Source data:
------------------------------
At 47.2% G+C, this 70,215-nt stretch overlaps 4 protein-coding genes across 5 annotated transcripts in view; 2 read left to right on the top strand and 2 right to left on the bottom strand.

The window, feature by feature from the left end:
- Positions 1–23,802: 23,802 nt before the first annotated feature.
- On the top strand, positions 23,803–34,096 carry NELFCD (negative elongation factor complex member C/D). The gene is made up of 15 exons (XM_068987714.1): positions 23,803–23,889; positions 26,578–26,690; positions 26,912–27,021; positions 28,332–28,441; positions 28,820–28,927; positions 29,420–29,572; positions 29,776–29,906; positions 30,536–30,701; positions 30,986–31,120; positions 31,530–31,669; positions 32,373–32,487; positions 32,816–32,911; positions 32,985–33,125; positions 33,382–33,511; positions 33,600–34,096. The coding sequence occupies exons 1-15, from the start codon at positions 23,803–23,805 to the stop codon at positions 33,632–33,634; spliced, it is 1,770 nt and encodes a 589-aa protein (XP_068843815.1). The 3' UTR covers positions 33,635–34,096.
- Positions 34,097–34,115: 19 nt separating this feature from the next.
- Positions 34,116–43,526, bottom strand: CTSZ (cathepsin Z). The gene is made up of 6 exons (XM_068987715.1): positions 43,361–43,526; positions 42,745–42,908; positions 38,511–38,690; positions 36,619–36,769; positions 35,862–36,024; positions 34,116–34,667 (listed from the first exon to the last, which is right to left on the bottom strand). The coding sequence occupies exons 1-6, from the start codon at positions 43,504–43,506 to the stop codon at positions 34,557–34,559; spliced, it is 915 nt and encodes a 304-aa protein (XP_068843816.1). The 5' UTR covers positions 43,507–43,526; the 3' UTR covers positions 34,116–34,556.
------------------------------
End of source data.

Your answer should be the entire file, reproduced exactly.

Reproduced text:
At 47.2% G+C, this 70,215-nt stretch overlaps 4 protein-coding genes across 5 annotated transcripts in view; 2 read left to right on the top strand and 2 right to left on the bottom strand.

The window, feature by feature from the left end:
- Positions 1–23,802: 23,802 nt before the first annotated feature.
- On the top strand, positions 23,803–34,096 carry NELFCD (negative elongation factor complex member C/D). The gene is made up of 15 exons (XM_068987714.1): positions 23,803–23,889; positions 26,578–26,690; positions 26,912–27,021; positions 28,332–28,441; positions 28,820–28,927; positions 29,420–29,572; positions 29,776–29,906; positions 30,536–30,701; positions 30,986–31,120; positions 31,530–31,669; positions 32,373–32,487; positions 32,816–32,911; positions 32,985–33,125; positions 33,382–33,511; positions 33,600–34,096. The coding sequence occupies exons 1-15, from the start codon at positions 23,803–23,805 to the stop codon at positions 33,632–33,634; spliced, it is 1,770 nt and encodes a 589-aa protein (XP_068843815.1). The 3' UTR covers positions 33,635–34,096.
- Positions 34,097–34,115: 19 nt separating this feature from the next.
- Positions 34,116–43,526, bottom strand: CTSZ (cathepsin Z). The gene is made up of 6 exons (XM_068987715.1): positions 43,361–43,526; positions 42,745–42,908; positions 38,511–38,690; positions 36,619–36,769; positions 35,862–36,024; positions 34,116–34,667 (listed from the first exon to the last, which is right to left on the bottom strand). The coding sequence occupies exons 1-6, from the start codon at positions 43,504–43,506 to the stop codon at positions 34,557–34,559; spliced, it is 915 nt and encodes a 304-aa protein (XP_068843816.1). The 5' UTR covers positions 43,507–43,526; the 3' UTR covers positions 34,116–34,556.